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Media Analyses





The Times' Compromised Coverage of the Columbia Controversy


Since the release last fall of the documentary film Columbia Unbecoming in which students accused professors in the Middle East studies department of academic intimidation, Columbia University has been embroiled in a controversy which garnered international headlines. Close to campus, the New York Times' coverage of the contentious dispute has been largely one-sided and overtly sympathetic to Columbia's faculty and administration.

On March 31, Columbia released a report from the Ad Hoc Grievance Committee's investigation into the charges of academic intimidation. The committee found that Professor Joseph Massad had shouted down one of his students who expressed a point of view at odds with his own. He allegedly said: "If you're going to deny the atrocities being committed against Palestinians, then you can get out of my classroom!" In another incident, Massad reportedly prevented an Israeli student from asking a question, and instead demanded to know: "How many Palestinians have you killed?"

In a striking violation of journalistic fairplay, Columbia offered the Times exclusive access to the then unreleased report provided the paper did not seek comment from "interested parties." Contrary to its stated policy to "not promise sources that we will refrain from seeking comment from others on the subject of the story," the Times accepted Columbia's conditions.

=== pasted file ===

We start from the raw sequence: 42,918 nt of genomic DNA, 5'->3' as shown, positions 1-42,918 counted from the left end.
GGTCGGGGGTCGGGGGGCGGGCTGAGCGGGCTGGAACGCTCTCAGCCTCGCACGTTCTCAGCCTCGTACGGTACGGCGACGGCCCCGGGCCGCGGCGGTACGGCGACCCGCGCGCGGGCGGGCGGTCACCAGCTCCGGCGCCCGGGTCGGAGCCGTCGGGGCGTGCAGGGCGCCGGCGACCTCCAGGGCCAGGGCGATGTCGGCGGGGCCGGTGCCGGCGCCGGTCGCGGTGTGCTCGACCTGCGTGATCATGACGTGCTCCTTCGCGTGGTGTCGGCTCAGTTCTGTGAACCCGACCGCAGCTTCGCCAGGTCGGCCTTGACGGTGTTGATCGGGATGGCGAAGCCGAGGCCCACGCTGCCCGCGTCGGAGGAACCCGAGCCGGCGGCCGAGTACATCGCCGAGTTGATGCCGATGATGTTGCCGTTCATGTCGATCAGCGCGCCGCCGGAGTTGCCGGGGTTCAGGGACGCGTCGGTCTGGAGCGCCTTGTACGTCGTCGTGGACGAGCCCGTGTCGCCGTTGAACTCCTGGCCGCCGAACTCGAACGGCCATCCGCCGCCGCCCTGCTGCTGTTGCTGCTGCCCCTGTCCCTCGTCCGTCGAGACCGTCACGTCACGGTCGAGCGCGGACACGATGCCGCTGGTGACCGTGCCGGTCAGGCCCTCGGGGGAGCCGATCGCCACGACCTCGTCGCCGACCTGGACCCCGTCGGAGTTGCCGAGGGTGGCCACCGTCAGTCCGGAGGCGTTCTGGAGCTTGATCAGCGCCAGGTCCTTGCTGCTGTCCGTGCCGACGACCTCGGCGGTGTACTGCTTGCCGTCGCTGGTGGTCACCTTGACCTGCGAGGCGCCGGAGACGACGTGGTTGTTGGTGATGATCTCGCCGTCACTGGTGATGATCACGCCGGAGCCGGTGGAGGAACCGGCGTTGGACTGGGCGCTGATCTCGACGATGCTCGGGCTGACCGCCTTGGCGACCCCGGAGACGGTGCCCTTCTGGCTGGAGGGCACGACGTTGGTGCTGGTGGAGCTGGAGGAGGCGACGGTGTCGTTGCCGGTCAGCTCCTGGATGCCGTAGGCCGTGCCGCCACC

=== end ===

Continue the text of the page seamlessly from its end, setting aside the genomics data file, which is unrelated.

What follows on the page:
An article on the committee's findings appeared in the March 31 New York Times under the misleading headline "Columbia Panel Clears Professors Of Anti-Semitism." The committee was, in fact, investigating complaints of intimidation, not anti-Semitism. Even worse, the March 31 story omitted reaction from the students involved in the controversy. As a result, on April 6, the Times ran an editors' note apologizing for having cited only Massad's reaction to the report.

Just two days after running the apology, the Times again flouted journalistic norms by publishing a laudatory profile of the one professor singled out by the committee. Times reporter Robin Finn called Massad "a fan of free speech." From beginning to end, the article, entitled "At the center of an academic storm, a lesson in calm," whitewashed Massad's conduct, presenting him as tolerant and "not intimidating" (April 8, 2005).

On the other hand, on April 7, the Times ran a balanced editorial stating:

[Columbia] botched this job...by appointing one member who had been the dissertation adviser for a professor who had drawn criticism and appointing three members who had expressed anti-Israel views...

A balanced editorial, however, cannot undo the lapses in the paper's news sections.



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